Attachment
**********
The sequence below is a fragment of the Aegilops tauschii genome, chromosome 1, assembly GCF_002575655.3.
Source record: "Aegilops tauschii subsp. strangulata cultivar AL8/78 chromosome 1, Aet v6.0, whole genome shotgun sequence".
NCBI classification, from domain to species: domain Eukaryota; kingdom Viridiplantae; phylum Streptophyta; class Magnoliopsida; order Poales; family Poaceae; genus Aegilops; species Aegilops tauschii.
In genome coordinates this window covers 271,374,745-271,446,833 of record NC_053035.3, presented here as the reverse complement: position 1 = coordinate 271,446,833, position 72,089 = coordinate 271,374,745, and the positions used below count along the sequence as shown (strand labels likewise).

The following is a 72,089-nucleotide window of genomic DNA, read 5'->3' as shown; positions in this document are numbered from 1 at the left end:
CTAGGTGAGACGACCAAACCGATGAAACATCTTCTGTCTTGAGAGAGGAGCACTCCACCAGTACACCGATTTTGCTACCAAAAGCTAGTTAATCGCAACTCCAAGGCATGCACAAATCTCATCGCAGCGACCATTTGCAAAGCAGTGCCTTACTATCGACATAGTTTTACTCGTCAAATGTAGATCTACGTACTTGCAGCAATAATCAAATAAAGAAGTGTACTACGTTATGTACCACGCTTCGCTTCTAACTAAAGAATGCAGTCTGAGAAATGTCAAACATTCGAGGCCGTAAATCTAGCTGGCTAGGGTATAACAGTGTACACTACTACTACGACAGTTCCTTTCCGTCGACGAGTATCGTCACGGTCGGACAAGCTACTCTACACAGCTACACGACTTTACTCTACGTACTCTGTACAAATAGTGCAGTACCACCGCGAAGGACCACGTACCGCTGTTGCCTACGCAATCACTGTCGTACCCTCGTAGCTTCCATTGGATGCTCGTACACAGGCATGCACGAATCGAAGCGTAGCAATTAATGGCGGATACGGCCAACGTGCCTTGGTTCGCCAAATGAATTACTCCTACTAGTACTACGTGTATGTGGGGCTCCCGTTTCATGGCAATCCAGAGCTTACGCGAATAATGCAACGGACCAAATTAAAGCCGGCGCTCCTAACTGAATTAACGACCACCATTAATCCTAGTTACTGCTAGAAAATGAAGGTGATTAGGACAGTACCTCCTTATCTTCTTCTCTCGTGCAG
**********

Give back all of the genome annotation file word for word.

The sequence below is a fragment of the Aegilops tauschii genome, chromosome 1, assembly GCF_002575655.3.
Source record: "Aegilops tauschii subsp. strangulata cultivar AL8/78 chromosome 1, Aet v6.0, whole genome shotgun sequence".
NCBI classification, from domain to species: domain Eukaryota; kingdom Viridiplantae; phylum Streptophyta; class Magnoliopsida; order Poales; family Poaceae; genus Aegilops; species Aegilops tauschii.
In genome coordinates this window covers 271,374,745-271,446,833 of record NC_053035.3, presented here as the reverse complement: position 1 = coordinate 271,446,833, position 72,089 = coordinate 271,374,745, and the positions used below count along the sequence as shown (strand labels likewise).

The following is a 72,089-nucleotide window of genomic DNA, read 5'->3' as shown; positions in this document are numbered from 1 at the left end:
CTAGGTGAGACGACCAAACCGATGAAACATCTTCTGTCTTGAGAGAGGAGCACTCCACCAGTACACCGATTTTGCTACCAAAAGCTAGTTAATCGCAACTCCAAGGCATGCACAAATCTCATCGCAGCGACCATTTGCAAAGCAGTGCCTTACTATCGACATAGTTTTACTCGTCAAATGTAGATCTACGTACTTGCAGCAATAATCAAATAAAGAAGTGTACTACGTTATGTACCACGCTTCGCTTCTAACTAAAGAATGCAGTCTGAGAAATGTCAAACATTCGAGGCCGTAAATCTAGCTGGCTAGGGTATAACAGTGTACACTACTACTACGACAGTTCCTTTCCGTCGACGAGTATCGTCACGGTCGGACAAGCTACTCTACACAGCTACACGACTTTACTCTACGTACTCTGTACAAATAGTGCAGTACCACCGCGAAGGACCACGTACCGCTGTTGCCTACGCAATCACTGTCGTACCCTCGTAGCTTCCATTGGATGCTCGTACACAGGCATGCACGAATCGAAGCGTAGCAATTAATGGCGGATACGGCCAACGTGCCTTGGTTCGCCAAATGAATTACTCCTACTAGTACTACGTGTATGTGGGGCTCCCGTTTCATGGCAATCCAGAGCTTACGCGAATAATGCAACGGACCAAATTAAAGCCGGCGCTCCTAACTGAATTAACGACCACCATTAATCCTAGTTACTGCTAGAAAATGAAGGTGATTAGGACAGTACCTCCTTATCTTCTTCTCTCGTGCAG